While the two cultures passed one another by in the 20th century, like the proverbial ships in the night, the scientific worldview was indeed undergoing revolutionary change. At the turn of the 20th century, space, time, and matter became anything but dull and unexciting. Our universe had become non-Euclidean, with space and time constituting one curved, warped four-dimensional continuum. The solid Democritean/Newtonian corpuscles, which had been located in Euclidean/Cartesian space, had become nano-scaled solar systems, spun out of the very fabric of non-Euclidean space, with only vaguely located, leaping electrons orbiting tightly bound nuclei that might lose mass and emit energy. Not only were energy and matter convertible, mind and energy-matter were conversable—as scientific observation of quantum systems actualizes one potential reality rather than another. Being is as being is interrogated and observed. At the opposite end of the spatio-temporal spectrum of scale, the unimaginably immense universe of stars and galaxies came to be understood as evolving and expanding, instead of, as formerly, in a static steady state. The universe is now understood to have originated in a dramatic Big Bang and to be riddled with mysterious and awesome Black Holes. A whole new holistic biology—ecology—took shape in the 20th century.
Despite the many popular science magazines, websites, television shows, zoos, aquariums, and other forms of publicity, what is going on in quantum physics, astrophysics, and ecology seems to be neither popularly appreciated fully nor, certainly, does it seem to have rent the fabric of the prevailing metaphysic. Perhaps because the revolutionary worldview latent in contemporary science has gone unexplored and unexplained by humanists, it is not registering in the public zeitgeist. Now and again a scientist with a gift for accessible prose—a Carl Sagan, a Stephen Hawking, a Stephen J. Gould, a Brian Greene, a Jacques Cousteau, a Carl Safina—will popularize one or another domain of new scientific discovery. But articulating the newly enchanted worldview latent in science requires the synthesizing genius of philosophers and the capacity of poets to move the human heart. Yet philosophers have pretty much remained indifferent to the opportunity and poets unresponsive to the challenge.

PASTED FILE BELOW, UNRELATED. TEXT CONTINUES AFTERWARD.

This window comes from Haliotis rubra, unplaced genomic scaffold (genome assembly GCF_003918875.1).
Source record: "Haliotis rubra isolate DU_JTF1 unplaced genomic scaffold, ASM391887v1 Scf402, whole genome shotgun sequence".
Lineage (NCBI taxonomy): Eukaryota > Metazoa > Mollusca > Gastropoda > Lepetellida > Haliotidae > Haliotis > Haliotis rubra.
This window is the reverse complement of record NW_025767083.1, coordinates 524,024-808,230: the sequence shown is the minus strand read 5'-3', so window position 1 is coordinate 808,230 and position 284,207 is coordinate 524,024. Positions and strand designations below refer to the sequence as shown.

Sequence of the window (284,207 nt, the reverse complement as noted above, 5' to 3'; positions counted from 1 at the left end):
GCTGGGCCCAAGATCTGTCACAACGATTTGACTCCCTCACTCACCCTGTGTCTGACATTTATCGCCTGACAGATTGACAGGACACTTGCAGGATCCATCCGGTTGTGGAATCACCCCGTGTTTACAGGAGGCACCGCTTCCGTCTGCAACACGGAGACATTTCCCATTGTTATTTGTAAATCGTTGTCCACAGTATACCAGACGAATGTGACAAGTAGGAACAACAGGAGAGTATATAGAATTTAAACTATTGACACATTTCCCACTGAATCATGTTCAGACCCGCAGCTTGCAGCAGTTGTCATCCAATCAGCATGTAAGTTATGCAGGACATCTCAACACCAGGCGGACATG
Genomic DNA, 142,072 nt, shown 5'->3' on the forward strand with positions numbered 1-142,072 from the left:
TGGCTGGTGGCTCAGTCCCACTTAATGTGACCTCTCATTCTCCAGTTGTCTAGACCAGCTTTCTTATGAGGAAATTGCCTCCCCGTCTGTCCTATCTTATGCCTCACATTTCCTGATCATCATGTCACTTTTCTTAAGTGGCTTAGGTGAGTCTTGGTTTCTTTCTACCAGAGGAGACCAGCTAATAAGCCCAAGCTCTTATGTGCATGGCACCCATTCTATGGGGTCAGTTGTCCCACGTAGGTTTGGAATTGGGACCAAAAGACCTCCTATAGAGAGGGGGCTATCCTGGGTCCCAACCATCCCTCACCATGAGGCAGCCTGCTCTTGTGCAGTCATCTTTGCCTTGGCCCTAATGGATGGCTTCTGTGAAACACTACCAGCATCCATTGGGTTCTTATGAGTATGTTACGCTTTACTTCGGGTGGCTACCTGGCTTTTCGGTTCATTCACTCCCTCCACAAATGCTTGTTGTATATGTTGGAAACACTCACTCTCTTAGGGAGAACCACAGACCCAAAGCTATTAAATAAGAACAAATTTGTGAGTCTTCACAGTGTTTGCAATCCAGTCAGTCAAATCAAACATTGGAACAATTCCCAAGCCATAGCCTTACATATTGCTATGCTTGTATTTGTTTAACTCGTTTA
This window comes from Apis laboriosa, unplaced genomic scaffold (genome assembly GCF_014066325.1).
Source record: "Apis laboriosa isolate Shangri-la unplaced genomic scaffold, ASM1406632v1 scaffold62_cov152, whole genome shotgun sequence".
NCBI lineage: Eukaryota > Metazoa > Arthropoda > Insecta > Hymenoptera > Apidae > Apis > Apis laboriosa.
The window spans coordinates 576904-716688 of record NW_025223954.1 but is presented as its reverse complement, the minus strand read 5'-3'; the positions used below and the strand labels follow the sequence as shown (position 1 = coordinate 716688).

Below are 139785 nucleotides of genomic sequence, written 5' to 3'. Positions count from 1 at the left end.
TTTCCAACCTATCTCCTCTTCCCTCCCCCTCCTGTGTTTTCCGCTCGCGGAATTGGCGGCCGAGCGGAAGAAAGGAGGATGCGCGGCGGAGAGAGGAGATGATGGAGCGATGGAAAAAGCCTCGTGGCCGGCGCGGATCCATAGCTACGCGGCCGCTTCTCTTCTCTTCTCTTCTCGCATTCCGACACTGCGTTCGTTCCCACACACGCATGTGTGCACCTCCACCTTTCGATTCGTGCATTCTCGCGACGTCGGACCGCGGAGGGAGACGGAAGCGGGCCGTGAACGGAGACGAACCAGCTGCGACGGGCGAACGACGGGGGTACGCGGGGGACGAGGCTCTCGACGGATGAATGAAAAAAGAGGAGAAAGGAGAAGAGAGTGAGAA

This is puzzling because the first scientific revolution—which we may regard as a revolution in natural philosophy—did produce a corresponding revolution in moral philosophy and in the fine arts. Why, in the 17th century, did Descartes entertain such extravagant doubts about the reliability of his senses, even about the very existence of his own body? Because up until Copernicus, a century before, all humankind had labored under a colossal and nearly universal deception, fairly attributable to too trusting a reliance on our senses. We believed that the earth upon which we stand lay immobile at the center of the universe and that the sun and moon, planets and stars revolved around us. After all, that's how it looks and feels! If we could be so wrong about that, who knows what else we might be wrong about? The old empirical/inductive epistemology inherited ultimately from Aristotle had to be swept away at a stroke and replaced by a new rational/deductive one erected upon fresh and hypercritical foundations—or so Descartes believed. In the visual arts, linear perspective, which is but an application of projective geometry, created the life-like illusion of three-dimensional space, the space of Euclid, Galileo, Descartes, and Newton. New forms of literature, such as the novel, not accidentally or coincidentally emerged. The studied mathematical precision of the music that we now call classical constitutes, in effect, a new modern science of music. Even theology became rational and deistic.